If we were bordering Afghanistan…or had a plant producing enriched uranium…then that would have been a different story.
    Condi would have visited Hasina and Khaleda in confinement by now, and Bangladesh would have been in national news.

  14. Rumi says:

    Military Institute of Science and technology is the high end academic institute of Bangladesh Armed Forces. There annual program is usually attended by the chiefs of three forces and the science technology minister. This years program was held today and was attended by, according the press report, ” Navy Chief, Air Force Chief and the rep of Army chief QMG Lt General Jahangir Alam”.
    Is he ill?

  15. Mash says:

    Rumi, that makes two public occasions were Moeen has been absent. He was also absent at the airport when President Iajuddin left the country (the other service chiefs were present).

    Maybe he’s still unpacking from his trip abroad. Perhaps he’s jet-lagged.

    Now I’m really starting to worry about him.

  16. Salim says:

    CTG can excuse with the conditions.Profesors are the honorable men for the nation & the students are the future of the country. The honorable Professors must change their character. They will not divide between them as black, white or a blue party in the Universities. They must think they are the technician to make a good nation. They will identity by their activities, now they must think they become heroes of the nation or like politicians they will be zeros. Politics for the politician but the teachers can make the good politicians for the good nation.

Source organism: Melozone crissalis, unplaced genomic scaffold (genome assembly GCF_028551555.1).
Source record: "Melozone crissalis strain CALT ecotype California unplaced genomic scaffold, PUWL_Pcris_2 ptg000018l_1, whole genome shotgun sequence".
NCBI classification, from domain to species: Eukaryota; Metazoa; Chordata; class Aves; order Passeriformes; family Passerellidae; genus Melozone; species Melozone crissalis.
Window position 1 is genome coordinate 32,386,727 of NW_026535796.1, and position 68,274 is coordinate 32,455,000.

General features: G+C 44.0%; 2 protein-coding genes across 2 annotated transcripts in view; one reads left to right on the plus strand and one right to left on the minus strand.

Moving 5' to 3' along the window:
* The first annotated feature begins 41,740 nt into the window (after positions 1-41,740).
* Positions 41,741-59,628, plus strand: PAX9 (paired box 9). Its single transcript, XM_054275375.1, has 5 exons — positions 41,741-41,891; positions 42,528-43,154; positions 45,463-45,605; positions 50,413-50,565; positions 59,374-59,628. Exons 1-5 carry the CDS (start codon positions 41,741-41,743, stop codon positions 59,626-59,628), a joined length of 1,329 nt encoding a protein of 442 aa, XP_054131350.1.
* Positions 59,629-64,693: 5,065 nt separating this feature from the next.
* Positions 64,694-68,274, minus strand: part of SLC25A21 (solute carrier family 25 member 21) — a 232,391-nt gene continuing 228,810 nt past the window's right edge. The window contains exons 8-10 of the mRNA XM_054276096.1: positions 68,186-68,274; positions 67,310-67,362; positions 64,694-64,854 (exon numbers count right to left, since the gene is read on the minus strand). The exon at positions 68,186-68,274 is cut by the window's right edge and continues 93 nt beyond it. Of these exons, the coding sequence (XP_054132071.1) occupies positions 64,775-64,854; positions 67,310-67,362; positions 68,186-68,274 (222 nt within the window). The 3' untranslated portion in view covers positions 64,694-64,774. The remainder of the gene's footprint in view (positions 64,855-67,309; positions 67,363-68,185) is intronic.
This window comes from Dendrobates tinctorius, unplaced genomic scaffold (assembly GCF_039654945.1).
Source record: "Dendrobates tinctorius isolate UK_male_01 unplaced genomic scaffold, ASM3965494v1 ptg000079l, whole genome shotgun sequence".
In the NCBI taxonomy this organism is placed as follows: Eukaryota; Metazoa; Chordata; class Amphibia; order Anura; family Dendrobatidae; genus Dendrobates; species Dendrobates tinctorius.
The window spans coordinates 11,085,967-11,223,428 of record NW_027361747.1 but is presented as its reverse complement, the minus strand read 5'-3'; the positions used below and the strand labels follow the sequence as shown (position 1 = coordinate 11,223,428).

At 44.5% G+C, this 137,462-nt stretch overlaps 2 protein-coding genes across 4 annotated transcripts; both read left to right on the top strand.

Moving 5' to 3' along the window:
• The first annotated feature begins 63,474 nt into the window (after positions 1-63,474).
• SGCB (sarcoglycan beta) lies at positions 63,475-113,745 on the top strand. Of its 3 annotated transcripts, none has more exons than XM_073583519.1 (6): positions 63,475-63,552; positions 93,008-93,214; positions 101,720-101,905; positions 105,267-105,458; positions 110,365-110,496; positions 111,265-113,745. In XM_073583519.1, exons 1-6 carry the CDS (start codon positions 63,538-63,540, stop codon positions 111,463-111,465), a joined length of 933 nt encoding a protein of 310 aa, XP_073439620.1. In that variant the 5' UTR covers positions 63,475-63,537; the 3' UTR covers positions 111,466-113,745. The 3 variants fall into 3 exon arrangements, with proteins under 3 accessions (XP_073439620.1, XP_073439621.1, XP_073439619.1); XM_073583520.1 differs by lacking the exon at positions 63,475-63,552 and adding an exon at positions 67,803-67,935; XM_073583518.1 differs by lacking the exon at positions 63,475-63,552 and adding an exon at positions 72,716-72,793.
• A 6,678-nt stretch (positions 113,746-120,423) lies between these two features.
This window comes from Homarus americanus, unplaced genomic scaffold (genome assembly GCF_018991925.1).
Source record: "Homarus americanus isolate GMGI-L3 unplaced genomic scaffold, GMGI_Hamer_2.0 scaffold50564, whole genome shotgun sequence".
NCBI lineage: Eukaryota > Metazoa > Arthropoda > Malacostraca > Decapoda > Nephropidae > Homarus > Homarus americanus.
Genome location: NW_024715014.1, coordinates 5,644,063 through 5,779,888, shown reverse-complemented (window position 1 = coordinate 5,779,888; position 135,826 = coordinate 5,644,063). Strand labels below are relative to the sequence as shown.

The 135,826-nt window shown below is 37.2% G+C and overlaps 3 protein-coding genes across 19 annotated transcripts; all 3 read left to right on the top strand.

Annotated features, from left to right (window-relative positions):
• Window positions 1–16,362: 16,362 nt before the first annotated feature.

This caretaker government not takes power for rule the country. They are trying to give the nation a free & fair election. I wish they (CTG) will not involve with politics of Bangladesh. But must give a lesson to the politicians of Bangladesh. In this forum there is not good comment for the nation but we are quarrel each-other while we get a change. Must we change, we are one nation we are talk in one language but we can’t stay in one place? The nation was divided by our polititions, they don’t talk each other, they can’t stay with each-other in the parlament.For why that parliaments house they forget. The parliament house is place of problem solver of the nation but the political leaders create the problem from that parliament house. Publics are hopeless, they except those leaders. All leaders must live together work together for the publics & country. Our hope there will not corruption again in the country .Now those leaders must change their character or they must quiet from the politics. That is the vision of this caretaker government. This caretaker government is work for the publics & country of Bangladesh, please don’t abuse them, and don’t swing against them. That is a temporary government, our armies are support them for our good future. So why we are not supporting them?